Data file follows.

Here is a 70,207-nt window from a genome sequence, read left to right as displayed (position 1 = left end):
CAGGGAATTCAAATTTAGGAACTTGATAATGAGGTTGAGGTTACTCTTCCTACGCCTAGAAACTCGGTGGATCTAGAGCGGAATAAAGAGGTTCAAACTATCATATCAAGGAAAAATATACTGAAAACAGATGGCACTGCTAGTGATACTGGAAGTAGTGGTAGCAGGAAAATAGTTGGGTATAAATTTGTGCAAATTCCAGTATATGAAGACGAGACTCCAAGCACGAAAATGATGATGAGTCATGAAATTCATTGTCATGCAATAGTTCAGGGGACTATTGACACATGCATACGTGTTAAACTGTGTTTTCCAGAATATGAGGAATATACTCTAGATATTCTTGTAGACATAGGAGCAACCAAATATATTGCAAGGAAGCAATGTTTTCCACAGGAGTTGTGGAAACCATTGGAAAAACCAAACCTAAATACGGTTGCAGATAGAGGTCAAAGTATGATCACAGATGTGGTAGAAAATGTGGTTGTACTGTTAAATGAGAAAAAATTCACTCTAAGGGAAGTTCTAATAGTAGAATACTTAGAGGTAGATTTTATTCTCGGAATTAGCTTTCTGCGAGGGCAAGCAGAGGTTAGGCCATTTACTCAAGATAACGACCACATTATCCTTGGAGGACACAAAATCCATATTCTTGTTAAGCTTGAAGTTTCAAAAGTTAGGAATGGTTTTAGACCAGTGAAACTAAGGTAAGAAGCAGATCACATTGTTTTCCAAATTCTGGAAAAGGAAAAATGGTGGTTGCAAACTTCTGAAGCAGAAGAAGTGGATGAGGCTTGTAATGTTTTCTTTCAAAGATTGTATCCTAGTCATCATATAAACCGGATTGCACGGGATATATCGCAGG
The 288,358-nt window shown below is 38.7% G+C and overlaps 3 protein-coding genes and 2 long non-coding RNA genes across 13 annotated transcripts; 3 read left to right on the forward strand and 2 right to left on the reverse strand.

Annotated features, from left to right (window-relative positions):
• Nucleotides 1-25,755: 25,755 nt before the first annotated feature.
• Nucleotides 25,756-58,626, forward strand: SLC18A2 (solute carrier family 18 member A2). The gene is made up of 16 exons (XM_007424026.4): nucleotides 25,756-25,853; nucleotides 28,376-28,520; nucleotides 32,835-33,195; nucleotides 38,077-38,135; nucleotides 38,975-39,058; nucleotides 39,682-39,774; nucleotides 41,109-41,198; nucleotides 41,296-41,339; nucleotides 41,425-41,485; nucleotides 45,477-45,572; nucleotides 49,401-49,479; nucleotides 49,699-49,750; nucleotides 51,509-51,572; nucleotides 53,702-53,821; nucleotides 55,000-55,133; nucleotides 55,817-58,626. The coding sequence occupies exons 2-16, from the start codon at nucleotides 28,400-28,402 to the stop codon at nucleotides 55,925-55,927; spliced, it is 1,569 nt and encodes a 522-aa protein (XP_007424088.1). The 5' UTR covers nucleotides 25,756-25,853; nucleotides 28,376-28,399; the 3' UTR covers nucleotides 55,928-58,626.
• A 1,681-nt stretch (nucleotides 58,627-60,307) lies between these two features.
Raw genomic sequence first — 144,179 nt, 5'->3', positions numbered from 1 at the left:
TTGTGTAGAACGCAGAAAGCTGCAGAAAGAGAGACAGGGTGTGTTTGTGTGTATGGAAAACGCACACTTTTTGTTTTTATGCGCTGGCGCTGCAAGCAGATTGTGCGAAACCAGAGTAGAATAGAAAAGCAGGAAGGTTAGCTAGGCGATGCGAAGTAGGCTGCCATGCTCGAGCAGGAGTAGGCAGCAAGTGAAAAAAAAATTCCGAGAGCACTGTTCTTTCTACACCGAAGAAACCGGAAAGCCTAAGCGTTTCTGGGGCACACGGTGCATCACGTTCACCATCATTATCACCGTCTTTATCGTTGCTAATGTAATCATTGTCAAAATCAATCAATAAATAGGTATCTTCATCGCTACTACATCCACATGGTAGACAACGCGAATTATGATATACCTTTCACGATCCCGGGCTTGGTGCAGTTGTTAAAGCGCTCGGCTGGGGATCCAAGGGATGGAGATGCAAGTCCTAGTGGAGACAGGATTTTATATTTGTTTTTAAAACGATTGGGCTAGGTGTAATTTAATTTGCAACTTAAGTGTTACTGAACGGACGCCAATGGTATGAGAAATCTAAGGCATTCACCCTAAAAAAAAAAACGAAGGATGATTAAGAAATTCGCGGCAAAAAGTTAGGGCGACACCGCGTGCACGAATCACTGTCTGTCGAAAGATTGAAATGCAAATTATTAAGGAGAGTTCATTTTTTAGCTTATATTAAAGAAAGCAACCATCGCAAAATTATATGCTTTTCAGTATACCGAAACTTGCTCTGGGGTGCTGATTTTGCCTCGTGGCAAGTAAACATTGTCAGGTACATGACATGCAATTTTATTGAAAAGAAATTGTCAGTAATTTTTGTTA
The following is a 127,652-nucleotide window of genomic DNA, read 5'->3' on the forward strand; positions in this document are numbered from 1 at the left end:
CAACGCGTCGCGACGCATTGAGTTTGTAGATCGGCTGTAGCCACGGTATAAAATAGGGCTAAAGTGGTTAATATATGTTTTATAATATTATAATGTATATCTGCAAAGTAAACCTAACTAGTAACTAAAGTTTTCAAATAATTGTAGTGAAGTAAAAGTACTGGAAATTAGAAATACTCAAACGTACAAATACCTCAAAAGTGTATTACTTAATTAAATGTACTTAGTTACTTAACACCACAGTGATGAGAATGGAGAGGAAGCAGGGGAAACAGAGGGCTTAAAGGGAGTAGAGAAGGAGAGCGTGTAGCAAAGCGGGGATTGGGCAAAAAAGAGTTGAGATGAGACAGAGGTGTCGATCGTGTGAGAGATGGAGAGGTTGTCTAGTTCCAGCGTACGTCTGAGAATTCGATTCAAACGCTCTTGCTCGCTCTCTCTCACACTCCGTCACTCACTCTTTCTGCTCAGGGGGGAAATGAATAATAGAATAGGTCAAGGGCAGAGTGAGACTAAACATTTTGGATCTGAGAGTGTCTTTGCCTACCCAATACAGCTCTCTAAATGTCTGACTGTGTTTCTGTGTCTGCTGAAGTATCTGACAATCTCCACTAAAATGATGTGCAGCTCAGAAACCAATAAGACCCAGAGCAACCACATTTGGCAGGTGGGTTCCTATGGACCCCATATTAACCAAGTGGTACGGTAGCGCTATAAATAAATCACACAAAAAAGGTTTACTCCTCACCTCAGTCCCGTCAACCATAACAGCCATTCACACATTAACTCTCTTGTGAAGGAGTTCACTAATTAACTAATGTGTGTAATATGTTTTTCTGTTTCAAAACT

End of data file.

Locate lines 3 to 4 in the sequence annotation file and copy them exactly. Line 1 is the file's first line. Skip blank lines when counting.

The 288,358-nt window shown below is 38.7% G+C and overlaps 3 protein-coding genes and 2 long non-coding RNA genes across 13 annotated transcripts; 3 read left to right on the forward strand and 2 right to left on the reverse strand.

Annotated features, from left to right (window-relative positions):